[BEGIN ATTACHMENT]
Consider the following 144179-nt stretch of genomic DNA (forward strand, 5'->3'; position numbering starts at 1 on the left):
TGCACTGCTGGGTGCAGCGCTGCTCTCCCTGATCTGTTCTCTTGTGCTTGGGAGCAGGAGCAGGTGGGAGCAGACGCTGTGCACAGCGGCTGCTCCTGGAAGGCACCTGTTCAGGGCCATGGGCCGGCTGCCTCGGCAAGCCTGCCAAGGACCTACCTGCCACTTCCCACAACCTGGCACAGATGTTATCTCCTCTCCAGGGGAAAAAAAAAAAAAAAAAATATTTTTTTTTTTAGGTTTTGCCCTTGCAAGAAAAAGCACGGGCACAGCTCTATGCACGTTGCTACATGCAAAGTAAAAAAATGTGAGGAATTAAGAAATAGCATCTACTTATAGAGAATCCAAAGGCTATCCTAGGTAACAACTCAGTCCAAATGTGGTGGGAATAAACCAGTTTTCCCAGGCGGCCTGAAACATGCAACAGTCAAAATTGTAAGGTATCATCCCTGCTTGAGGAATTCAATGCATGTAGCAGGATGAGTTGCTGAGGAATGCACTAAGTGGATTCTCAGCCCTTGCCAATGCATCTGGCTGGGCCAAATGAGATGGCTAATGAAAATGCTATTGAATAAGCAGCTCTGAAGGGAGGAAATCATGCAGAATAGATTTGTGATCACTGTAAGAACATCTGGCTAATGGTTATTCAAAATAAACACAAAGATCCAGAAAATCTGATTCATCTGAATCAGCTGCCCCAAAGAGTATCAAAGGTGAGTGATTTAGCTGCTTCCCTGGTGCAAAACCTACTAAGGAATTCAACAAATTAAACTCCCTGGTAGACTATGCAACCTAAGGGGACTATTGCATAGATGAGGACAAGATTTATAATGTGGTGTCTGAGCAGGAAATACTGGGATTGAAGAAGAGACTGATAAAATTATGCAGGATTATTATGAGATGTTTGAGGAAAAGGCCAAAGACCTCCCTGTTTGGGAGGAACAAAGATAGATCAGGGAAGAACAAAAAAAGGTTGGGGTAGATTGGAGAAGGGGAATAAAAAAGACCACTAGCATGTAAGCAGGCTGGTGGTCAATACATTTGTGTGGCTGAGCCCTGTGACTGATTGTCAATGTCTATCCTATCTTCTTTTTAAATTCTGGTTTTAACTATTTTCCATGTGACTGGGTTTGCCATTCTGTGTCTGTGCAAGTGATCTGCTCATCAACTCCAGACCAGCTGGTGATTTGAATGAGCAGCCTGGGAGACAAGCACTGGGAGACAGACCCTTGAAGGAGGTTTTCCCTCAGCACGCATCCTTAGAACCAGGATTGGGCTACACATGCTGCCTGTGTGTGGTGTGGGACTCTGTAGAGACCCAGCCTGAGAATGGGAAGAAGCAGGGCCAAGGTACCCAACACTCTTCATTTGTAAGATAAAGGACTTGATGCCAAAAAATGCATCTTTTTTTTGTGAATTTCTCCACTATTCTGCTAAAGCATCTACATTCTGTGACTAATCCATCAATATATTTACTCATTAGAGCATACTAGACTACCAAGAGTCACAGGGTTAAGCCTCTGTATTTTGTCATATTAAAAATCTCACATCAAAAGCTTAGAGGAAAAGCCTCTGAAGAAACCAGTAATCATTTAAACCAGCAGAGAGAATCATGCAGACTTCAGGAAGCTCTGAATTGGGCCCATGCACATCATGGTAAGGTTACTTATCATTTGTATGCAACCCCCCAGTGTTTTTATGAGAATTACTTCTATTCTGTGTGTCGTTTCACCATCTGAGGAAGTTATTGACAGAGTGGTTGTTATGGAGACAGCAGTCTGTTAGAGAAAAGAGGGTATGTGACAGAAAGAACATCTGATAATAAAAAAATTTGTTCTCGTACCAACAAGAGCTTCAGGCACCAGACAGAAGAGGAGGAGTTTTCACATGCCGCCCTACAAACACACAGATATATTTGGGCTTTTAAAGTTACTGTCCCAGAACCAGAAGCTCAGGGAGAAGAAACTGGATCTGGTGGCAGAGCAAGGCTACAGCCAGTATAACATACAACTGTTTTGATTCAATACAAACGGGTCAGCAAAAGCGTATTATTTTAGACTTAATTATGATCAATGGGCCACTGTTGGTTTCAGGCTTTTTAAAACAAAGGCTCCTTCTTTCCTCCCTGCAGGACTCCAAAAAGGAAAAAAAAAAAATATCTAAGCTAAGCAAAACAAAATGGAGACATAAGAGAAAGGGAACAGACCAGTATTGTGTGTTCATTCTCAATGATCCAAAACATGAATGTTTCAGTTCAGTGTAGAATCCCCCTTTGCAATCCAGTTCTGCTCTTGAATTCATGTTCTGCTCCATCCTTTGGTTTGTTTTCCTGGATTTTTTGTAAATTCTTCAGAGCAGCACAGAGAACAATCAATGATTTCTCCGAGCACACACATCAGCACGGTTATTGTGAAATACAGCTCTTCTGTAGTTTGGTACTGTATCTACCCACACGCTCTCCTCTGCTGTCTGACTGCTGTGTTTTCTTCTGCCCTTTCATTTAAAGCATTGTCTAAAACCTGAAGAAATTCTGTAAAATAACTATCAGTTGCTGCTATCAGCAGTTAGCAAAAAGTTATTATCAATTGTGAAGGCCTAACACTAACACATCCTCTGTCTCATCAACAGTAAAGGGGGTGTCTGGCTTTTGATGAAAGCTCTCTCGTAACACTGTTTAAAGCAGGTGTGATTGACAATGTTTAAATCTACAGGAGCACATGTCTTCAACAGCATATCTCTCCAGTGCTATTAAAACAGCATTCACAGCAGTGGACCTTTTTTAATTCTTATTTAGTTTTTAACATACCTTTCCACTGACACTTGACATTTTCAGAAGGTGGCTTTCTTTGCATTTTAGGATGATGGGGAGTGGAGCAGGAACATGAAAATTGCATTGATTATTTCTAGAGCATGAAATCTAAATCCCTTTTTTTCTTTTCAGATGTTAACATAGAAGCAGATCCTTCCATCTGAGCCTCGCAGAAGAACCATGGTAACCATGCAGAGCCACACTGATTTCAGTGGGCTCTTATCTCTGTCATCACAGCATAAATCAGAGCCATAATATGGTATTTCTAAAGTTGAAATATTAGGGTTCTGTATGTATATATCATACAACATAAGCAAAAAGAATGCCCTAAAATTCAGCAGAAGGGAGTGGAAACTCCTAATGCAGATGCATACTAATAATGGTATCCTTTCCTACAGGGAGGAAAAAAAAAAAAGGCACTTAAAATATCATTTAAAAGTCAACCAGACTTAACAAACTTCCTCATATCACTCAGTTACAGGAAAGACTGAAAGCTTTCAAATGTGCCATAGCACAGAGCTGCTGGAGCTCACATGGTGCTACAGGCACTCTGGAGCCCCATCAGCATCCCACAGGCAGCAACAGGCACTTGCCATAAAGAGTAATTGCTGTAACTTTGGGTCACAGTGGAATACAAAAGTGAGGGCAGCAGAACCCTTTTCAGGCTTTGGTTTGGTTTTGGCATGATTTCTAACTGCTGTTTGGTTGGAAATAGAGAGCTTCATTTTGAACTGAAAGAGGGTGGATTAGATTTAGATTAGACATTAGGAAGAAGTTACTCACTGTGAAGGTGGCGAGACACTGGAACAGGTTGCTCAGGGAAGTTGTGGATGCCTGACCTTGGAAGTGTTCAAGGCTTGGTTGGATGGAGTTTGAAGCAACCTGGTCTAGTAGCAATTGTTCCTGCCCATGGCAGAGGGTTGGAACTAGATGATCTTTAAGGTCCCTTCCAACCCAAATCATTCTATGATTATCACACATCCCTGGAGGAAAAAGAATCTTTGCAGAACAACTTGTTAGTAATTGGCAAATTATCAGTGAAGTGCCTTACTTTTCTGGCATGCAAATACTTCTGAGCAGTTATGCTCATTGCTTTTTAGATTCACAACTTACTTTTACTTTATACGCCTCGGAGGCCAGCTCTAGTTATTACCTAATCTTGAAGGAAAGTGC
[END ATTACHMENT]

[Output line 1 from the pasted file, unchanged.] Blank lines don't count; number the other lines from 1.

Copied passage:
Consider the following 144179-nt stretch of genomic DNA (forward strand, 5'->3'; position numbering starts at 1 on the left):